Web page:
Personal Statement - Hooking the Reader


An introduction can make or break your personal statement. Essays that begin with, "My name is..." lack personality and tell the admissions committee nothing they cannot already extract from other materials in your application package. In order to avoid the slush pile, and leave a lasting impression on admission officers, you want to hook their interest from the very first sentence.

The personal statement is an essential component of any application, regardless if you're applying to college, or pursuing an advanced MBA, JD, PhD, or MD degree. Throughout the years, I've consulted many undergraduate and professional students across all disciplines. These individuals come from diverse academic and personal backgrounds; however, they are all confronted with the same problem—How do I stand out?

TIP OVERVIEW Start off with something the admissions committee cannot learn from the rest of your application. In other words, try not to jump right into talking about your GPA, volunteer/work experience, or awards. Your official transcript, resume, and/or curriculum vitae will cover that. Reveal something in that first sentence that will draw from your personal experience. For example, a childhood memory—that sparked your interest in the program you're applying to—is a great experience worthy of sharing.

WHAT NOT TO DO Hi, my name is Jane Doe. I'm applying to your law program because I love intellectual property law.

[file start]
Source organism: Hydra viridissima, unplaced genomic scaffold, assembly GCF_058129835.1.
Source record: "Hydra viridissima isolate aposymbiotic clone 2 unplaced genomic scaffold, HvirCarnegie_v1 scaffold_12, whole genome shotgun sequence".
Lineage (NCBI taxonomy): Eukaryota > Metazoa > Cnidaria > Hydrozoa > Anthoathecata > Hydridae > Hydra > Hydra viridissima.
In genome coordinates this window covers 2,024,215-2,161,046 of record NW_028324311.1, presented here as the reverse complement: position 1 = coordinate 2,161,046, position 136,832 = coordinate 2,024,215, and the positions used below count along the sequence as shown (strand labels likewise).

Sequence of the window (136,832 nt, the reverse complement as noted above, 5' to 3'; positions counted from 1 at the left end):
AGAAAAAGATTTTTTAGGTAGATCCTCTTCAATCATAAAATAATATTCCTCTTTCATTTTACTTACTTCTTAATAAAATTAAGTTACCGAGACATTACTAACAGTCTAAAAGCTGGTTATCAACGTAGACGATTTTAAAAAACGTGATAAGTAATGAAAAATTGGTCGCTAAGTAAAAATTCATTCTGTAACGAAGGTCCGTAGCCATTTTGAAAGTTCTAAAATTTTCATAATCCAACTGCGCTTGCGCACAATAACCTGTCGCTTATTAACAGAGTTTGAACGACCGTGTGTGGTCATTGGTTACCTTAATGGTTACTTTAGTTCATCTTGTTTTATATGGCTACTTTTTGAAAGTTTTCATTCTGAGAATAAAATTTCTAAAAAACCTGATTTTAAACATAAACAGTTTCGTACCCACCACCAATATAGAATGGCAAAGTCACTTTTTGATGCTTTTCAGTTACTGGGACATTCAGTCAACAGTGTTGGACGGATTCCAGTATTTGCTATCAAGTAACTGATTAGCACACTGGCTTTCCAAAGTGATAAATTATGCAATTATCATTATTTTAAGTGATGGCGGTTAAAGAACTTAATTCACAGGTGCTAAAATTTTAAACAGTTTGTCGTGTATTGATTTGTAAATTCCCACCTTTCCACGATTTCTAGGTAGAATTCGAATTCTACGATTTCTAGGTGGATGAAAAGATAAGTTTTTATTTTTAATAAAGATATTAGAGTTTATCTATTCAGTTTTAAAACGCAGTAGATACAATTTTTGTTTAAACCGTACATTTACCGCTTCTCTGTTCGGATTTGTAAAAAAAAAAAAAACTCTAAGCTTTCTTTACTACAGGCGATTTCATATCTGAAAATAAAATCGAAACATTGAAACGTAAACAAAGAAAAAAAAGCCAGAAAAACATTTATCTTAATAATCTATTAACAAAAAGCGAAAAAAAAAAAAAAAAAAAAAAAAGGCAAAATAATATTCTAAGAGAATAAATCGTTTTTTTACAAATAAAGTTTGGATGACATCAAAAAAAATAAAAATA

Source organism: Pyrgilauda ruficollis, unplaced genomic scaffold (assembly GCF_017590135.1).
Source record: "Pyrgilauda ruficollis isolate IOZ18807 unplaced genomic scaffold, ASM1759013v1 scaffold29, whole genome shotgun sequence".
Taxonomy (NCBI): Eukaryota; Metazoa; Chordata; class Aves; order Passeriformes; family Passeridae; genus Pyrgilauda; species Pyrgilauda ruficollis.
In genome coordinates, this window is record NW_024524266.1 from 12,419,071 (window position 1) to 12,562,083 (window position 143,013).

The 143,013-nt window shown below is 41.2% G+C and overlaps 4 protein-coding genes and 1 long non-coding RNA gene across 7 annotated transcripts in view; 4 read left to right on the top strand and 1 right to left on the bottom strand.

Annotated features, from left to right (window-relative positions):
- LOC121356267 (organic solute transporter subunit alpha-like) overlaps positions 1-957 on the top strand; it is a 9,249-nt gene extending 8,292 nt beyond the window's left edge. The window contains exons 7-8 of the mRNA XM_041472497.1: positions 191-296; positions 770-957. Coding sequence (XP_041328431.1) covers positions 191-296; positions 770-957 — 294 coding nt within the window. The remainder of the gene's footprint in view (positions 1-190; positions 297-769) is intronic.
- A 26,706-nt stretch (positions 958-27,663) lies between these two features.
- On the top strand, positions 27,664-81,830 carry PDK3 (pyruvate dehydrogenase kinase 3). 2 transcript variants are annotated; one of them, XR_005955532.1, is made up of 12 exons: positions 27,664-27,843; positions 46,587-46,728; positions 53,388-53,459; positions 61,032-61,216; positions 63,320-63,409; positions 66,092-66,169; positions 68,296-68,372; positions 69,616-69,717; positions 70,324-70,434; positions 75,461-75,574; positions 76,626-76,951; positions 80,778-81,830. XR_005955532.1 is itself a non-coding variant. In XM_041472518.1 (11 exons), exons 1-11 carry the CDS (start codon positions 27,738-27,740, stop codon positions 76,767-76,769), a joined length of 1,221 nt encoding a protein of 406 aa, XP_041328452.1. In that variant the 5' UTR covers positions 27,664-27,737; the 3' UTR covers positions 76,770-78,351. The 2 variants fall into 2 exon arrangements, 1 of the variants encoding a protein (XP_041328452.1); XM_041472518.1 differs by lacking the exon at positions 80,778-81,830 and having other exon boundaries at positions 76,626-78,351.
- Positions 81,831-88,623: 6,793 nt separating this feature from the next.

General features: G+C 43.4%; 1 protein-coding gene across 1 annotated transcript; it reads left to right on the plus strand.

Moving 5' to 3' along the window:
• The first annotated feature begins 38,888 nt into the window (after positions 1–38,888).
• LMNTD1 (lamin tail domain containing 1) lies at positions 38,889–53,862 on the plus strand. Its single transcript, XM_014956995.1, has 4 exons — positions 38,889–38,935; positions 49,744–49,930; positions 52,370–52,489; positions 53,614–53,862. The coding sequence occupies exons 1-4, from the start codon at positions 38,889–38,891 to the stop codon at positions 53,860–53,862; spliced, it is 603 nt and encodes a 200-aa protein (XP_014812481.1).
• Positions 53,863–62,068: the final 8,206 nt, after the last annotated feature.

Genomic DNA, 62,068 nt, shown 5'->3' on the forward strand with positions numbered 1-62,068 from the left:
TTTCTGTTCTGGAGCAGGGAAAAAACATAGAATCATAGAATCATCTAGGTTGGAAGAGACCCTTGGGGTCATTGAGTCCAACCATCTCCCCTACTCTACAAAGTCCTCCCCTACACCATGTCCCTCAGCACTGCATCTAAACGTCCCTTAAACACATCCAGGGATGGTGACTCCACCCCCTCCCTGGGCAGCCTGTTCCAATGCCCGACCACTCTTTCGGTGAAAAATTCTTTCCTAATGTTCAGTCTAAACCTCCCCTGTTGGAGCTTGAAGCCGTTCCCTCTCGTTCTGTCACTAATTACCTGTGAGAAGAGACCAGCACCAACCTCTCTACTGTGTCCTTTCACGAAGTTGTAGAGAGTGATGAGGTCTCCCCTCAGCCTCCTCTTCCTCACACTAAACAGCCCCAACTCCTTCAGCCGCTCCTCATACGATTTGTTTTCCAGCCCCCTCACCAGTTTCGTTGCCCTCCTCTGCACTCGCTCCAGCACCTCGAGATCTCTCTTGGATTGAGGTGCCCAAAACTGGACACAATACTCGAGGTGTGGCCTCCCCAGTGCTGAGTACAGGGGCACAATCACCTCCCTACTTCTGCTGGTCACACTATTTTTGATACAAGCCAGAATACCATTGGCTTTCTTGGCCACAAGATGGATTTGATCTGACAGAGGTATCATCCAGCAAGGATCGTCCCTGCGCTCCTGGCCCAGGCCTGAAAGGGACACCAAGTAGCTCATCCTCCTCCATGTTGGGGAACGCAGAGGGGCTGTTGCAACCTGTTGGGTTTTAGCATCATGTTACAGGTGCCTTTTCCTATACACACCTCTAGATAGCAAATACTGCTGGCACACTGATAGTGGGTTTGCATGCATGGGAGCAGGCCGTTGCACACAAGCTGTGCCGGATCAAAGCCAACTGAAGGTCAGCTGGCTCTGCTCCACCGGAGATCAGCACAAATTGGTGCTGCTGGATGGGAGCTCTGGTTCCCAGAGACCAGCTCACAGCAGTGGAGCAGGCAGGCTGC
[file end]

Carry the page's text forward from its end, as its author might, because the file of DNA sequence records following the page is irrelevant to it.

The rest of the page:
WHAT TO DO My grandmother wanted to share her children stories with everyone she came across, but she never published her work. The day she took me to Barnes and Noble, and found her children's book among the new releases, I knew that was something I wanted to fight against.

Okay, okay, okay. So, I pulled the granny card. But it got your attention, right? You felt sorry for granny, who wrote tirelessly about dragons and princesses in distress, only to find out that someone she trusted plagiarized her work. This childhood memory shows the applicant's personal investment in law, passion for helping others, and ethical disposition—all character traits needed to fight for justice. That's a hook that'll keep an admissions officer reading.

WARNING Just remember, your introduction should not TELL what can already be found elsewhere. Rather, it should SHOW a "relevant, unique, and honest" aspect of yourself, which helps an admissions officer better understand the person behind the application.

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